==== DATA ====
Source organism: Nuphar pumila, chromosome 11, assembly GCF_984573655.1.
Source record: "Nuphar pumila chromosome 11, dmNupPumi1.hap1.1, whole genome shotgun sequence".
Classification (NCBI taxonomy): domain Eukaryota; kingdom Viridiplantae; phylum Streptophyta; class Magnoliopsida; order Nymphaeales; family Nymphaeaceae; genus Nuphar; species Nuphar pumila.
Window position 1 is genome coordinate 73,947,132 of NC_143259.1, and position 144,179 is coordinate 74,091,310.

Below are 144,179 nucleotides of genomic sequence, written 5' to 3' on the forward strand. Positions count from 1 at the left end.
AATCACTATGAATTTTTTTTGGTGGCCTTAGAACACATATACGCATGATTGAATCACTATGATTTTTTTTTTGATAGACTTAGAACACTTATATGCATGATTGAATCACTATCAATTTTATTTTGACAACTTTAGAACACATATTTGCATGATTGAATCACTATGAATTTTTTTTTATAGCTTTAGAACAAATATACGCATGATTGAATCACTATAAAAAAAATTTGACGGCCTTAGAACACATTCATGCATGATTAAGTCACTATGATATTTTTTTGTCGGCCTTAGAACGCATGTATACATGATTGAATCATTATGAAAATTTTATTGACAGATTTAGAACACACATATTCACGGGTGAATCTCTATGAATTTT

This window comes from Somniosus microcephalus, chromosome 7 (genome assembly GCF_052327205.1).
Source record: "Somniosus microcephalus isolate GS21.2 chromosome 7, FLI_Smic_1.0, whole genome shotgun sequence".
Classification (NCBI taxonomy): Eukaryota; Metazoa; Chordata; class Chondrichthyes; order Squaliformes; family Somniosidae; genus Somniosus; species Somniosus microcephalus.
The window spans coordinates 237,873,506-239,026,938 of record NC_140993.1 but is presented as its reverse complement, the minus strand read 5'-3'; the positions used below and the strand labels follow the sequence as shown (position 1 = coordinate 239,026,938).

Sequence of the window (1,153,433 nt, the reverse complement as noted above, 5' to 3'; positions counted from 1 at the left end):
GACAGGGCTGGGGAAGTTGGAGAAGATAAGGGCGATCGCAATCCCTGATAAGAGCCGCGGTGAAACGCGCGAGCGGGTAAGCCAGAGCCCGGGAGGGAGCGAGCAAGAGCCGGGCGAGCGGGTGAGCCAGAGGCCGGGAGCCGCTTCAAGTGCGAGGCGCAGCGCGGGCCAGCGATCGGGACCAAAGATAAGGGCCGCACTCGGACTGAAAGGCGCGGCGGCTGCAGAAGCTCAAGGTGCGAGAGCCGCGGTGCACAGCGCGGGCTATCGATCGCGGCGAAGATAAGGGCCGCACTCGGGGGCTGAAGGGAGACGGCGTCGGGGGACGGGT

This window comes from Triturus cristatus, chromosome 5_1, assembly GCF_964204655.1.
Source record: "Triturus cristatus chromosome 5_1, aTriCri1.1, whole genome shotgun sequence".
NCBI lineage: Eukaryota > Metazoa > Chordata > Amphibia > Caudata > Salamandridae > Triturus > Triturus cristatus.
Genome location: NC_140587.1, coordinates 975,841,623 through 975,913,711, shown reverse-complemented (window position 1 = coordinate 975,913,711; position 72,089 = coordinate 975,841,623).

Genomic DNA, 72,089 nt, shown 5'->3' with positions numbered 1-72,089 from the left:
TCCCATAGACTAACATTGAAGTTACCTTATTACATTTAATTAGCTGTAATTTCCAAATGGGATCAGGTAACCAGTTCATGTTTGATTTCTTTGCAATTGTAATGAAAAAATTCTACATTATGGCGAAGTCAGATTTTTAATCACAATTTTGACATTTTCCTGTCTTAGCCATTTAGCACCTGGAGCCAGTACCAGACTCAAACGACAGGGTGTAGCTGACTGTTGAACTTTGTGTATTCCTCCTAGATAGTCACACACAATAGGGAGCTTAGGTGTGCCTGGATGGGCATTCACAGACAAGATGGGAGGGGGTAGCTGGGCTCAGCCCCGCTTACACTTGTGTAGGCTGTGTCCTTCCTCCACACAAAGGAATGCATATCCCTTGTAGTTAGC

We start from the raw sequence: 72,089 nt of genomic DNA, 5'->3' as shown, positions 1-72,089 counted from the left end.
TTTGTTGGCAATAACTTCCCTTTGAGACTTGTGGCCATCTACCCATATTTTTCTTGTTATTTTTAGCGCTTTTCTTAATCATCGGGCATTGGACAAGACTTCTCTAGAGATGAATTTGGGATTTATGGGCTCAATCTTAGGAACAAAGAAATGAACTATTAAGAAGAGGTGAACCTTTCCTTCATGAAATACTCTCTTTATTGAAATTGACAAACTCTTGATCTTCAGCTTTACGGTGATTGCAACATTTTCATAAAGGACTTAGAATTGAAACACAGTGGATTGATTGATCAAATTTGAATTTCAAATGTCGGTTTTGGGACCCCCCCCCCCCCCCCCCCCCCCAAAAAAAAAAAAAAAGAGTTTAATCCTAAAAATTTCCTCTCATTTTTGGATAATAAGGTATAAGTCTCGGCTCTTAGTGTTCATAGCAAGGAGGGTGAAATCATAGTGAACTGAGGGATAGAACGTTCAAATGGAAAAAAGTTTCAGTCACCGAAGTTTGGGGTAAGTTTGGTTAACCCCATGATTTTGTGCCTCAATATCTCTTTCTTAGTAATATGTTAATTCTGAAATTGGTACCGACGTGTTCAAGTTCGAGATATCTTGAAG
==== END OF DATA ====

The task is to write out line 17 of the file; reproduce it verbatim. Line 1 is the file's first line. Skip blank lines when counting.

Genomic DNA, 72,089 nt, shown 5'->3' with positions numbered 1-72,089 from the left: